The Devon Beaver Project

From outside the enclosure

Rather apt for a wetland visit, it started raining pretty soon after we all arrived but we were well prepared and at least it wasn't sleet!

'We' included members from the county mammal groups and Launceston U3A and a few of us belong to LAPWG as well, about 22 in all.

The 3 hectare enclosure is on private farmland where willow scrub with a few oaks had grown up in a field on the Culm measures and extra wet because of a small stream meandering through. The main expense was the fencing, which had to be very secure with electrified strands run from a solar powered battery and fully funded by Viridor Environmental Co.

Water quality and quantity measuring

Two Eurasian Beavers were released into the enclosure in 2011 with the idea of monitoring and recording the effect on the habitat in terms of preventing scrub encroachment, increasing water holding capacity and lessening the impact of flash floods and pollution.

An artificial lodge was constructed and the beavers were moved in, quickly extending and expanding the area to provide an extension where their kits were born in 2013 and an underwater exit to access their winter food larder of fresh sticks.

No supplementary feeding has been given and there is no sign of there being a shortage of available food.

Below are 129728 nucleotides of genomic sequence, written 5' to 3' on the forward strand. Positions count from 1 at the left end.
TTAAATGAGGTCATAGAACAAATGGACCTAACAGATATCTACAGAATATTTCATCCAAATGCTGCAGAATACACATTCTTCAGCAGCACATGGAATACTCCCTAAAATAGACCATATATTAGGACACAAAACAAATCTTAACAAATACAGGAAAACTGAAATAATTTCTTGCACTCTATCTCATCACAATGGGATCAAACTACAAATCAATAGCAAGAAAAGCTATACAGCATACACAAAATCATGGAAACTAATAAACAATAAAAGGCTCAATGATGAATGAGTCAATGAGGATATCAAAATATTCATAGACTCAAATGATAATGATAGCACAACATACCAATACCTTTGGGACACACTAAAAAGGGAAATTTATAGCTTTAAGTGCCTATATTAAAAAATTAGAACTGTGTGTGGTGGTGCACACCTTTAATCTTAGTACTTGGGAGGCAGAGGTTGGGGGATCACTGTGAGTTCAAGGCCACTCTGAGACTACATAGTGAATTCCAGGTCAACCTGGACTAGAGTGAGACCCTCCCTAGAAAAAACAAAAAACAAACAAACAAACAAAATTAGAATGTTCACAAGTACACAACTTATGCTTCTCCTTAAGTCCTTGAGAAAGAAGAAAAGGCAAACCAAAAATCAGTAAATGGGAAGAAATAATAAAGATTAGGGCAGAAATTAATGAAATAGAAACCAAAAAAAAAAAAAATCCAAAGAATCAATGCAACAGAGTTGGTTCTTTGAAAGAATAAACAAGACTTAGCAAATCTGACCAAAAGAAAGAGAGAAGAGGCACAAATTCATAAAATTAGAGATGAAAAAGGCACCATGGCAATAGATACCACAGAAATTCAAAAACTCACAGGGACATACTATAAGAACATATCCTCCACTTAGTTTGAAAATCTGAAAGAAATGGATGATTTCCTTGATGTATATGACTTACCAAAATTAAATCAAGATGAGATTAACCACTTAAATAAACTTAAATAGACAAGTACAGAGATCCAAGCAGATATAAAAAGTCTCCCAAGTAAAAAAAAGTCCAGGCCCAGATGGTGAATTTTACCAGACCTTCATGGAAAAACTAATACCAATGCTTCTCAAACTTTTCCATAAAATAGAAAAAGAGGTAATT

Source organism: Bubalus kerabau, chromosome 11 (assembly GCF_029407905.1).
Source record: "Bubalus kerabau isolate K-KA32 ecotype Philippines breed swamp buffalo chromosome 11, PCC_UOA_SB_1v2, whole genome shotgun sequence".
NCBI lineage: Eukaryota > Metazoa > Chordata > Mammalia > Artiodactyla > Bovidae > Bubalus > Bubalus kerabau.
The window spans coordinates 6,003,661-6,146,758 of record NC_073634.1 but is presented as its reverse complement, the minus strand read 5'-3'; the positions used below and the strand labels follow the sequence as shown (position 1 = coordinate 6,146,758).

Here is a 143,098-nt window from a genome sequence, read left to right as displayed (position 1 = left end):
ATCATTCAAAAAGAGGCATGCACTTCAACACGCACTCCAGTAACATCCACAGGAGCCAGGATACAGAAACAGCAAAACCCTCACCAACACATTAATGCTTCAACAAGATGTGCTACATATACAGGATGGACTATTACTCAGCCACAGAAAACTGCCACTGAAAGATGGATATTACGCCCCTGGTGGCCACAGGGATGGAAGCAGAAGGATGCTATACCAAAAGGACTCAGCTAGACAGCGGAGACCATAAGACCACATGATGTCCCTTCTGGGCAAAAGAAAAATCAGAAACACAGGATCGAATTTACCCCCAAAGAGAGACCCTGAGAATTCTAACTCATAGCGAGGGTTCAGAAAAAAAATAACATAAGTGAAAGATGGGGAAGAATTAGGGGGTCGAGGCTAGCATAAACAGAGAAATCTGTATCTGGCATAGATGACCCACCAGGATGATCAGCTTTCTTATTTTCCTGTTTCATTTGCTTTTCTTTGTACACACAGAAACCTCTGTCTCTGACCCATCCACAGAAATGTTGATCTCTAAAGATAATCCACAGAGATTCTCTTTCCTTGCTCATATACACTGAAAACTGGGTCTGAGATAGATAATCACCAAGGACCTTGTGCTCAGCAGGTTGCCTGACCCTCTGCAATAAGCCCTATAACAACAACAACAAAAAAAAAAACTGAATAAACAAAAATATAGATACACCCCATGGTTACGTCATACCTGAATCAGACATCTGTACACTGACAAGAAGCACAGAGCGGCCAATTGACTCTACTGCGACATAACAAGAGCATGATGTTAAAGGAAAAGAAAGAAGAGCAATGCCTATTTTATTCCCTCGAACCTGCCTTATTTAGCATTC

Regular surveys of the vegetation, habitat structure and behavioural characteristics are taken by measurment, fixed-point photography and by using trail cameras (because the beavers are mainly nocturnal).

Gnawed branches taken from 2 metres up

When you attend an event like this, you always learn so much more that you can read in the books. Most of us had no idea just how high Beavers can climb or that they dig canals to reach new feeding areas. 

Beaver canal

The dams are constructed, not just of sticks and toppled tree trunks (quite small, no larger trees used although one is being worked upon), but mud and grass/reed roots and turf as well. Many of the sticks, being willow, will root into the dam and in turn grow into small trees.

And all this water has increased the numbers of frogs depositing spawn (no sign yet of toads) and the variety of aquatic invertebrates. 

Despite the rain, this was a very interesting afternoon and we look forward to a folow-up visit. Thank you to Dave for arranging this visit in the name of the Mammal Group and also to Mark Elliot, the project manager for the talk before and during our visit. 

Work in progress, lodge in the distance  Looking up along one of the dams A dam edging one of the ponds 

Here is a link to the Devon Wildlife Web site which gives a lot more information and includes some videos of the Beavers at the site. 

Species Seen:
Signs of Beaver!